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 Section on MS


Guide alternatives treatment of  diseasee-book      


MS & Treatment Protocol

by Frederich R. Klenner, BS, MS, MD

Recommended Treatment Schedule
Our treatment schedule:
1)Thiamin hydrochloride: 300mg to 500mg, 30 minutes before meals and bed hour, and during the night if awake. The higher amounts in long-standing cases. This requirement is high, since much is lost through action of gastric juices and loss due to perspiration. 400 mg. daily by needle, given intramuscularly. During summer months this can be given every 12 hours to good advantage. Two to three times each week, and where office access is convenient, 20 mg. per kg. body weight, or at least 1000 mg. is administered intravenously. This is given with 100 mg to 200 mg. Niacine (nicotinic acid) which is available 100 mg. in 10cc ampules.  Thiamin hydrochloride is, indeed, a toxic substance, and anaphylactic reactions have been reported, but I have never seen a case in treating thousands of patients, (not necessarily Myasthenia Gravis or Multiple Sclerosis), in 30 years of clinical observation. I have observed one case of extreme sensitivity in which itching was present within One minute after an intramuscular injection of 100mg. This was immediately controlled with 5cc Benedryl, I.M.

2) Niacin (nicotinic acid): We recommend 100mg to 3 grams, thirty minutes before meals and at bed hour, and also during the night if awake whichever dose will produce a strong body flush. Niacin dilates the blood vessels, even those that have been compressed by scar tissue, allowing a greater amount of nutrient material to reach the cell laboratory or factor comprising muscles and nerves. This constant, repeated dilatation of the blood vessels acts in the same manner as the dilating urethral catheter to correct constriction. One is chemical, the other is mechanical. Hot fluids taken at the same time as the niacin will enhance the flush. Pyridoxine has been a suggested stimulant. . An occasional patient will experience  sensation of a chill following nicotinic acid flush. This is transient and of no consequence. Food, even jelly beans or a glass of milk, will prevent or minimize the experience.  Do not scratch when itching from niacin. Just press the area with your fingers, or better still, with a cube of ice. Antihistamines will stop the itching and limit the flush, should this be necessary.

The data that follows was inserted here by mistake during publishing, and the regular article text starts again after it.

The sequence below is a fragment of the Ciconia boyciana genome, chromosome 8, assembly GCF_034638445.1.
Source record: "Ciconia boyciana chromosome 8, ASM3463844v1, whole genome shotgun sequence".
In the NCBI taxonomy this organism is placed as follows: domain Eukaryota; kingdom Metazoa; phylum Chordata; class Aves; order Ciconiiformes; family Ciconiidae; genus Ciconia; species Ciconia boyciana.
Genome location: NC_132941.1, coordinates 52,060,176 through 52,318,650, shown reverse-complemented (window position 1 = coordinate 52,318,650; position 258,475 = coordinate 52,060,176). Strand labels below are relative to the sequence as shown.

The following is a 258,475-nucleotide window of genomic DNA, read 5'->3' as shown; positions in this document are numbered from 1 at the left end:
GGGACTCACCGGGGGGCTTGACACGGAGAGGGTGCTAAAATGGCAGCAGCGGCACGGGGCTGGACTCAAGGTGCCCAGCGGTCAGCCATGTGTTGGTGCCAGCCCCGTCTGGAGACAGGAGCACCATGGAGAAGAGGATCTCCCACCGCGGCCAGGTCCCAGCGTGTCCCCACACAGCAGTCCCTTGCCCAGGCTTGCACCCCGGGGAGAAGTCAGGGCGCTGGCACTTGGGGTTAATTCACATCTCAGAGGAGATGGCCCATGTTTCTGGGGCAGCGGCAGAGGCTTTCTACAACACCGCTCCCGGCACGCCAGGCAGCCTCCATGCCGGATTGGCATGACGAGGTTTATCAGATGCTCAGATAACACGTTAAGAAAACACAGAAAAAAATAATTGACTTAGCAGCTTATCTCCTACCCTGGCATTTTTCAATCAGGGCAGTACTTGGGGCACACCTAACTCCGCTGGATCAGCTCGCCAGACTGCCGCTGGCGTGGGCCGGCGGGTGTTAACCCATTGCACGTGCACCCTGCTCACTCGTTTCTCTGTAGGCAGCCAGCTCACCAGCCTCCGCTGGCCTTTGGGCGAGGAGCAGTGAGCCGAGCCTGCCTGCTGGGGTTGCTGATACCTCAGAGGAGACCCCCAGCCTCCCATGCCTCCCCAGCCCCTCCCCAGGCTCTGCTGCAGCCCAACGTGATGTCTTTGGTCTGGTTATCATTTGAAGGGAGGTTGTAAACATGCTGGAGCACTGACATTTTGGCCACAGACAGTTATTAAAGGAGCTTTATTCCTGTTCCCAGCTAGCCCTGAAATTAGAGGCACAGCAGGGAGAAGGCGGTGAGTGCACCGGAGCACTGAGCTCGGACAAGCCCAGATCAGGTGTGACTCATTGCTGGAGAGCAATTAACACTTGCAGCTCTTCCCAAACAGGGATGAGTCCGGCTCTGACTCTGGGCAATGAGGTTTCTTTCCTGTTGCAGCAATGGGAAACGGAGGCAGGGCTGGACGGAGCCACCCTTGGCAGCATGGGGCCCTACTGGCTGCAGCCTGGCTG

3)Pyridoxine (Vitamin B6): Lack of this vitamin has been shown to induce microcytic hypochromic anemia and neurologic lesions in dogs and pigs. The term B6 includes not only pyridoxine, but also pyridoxal and pyridoxamine, all three compounds being found in nature. These derivatives have biological activity equal to that of pyridoxine, as demonstrated in rats. Pyridoxine plays a part in the metabolism of unsaturated fatty acids. It is also important in the metabolism of amino acids. Pyridoxal phosphate functions as a coenzyme, and in transamination reactions. 100mg to 200mg is given before meals and bed hour. At least 100mg daily is given intramuscularly.


4) Cobalamin (Vitamin B12): It is thought that vitamin B12 acts as a catalyst in the formation of the purine and pyrimidine deoxyribosides which are present in deoxyribonucleic acid. Technically, B12 is cyanocobalamin. vitamin B12 with pterylglutamic reduces the requirement for choline essential in the treatment of neurological diseases. 1000mcg. is given three times each week by needle (repository type). The incident of dermatitis from continued use of vitamin B12 by needle is roughly 15%. I have never seen this develop in a patient with Myasthenia Gravis or Multiple Sclerosis. B12 is recognized as a factor in the synthesis of Myelin.


5) Ascorbic Acid (Vitamin C): The use of high daily doses of vitamin C will prevent a superimposed illness and will lend itself in metabolism. Ten to twenty grams should be taken daily by mouth in divided doses.
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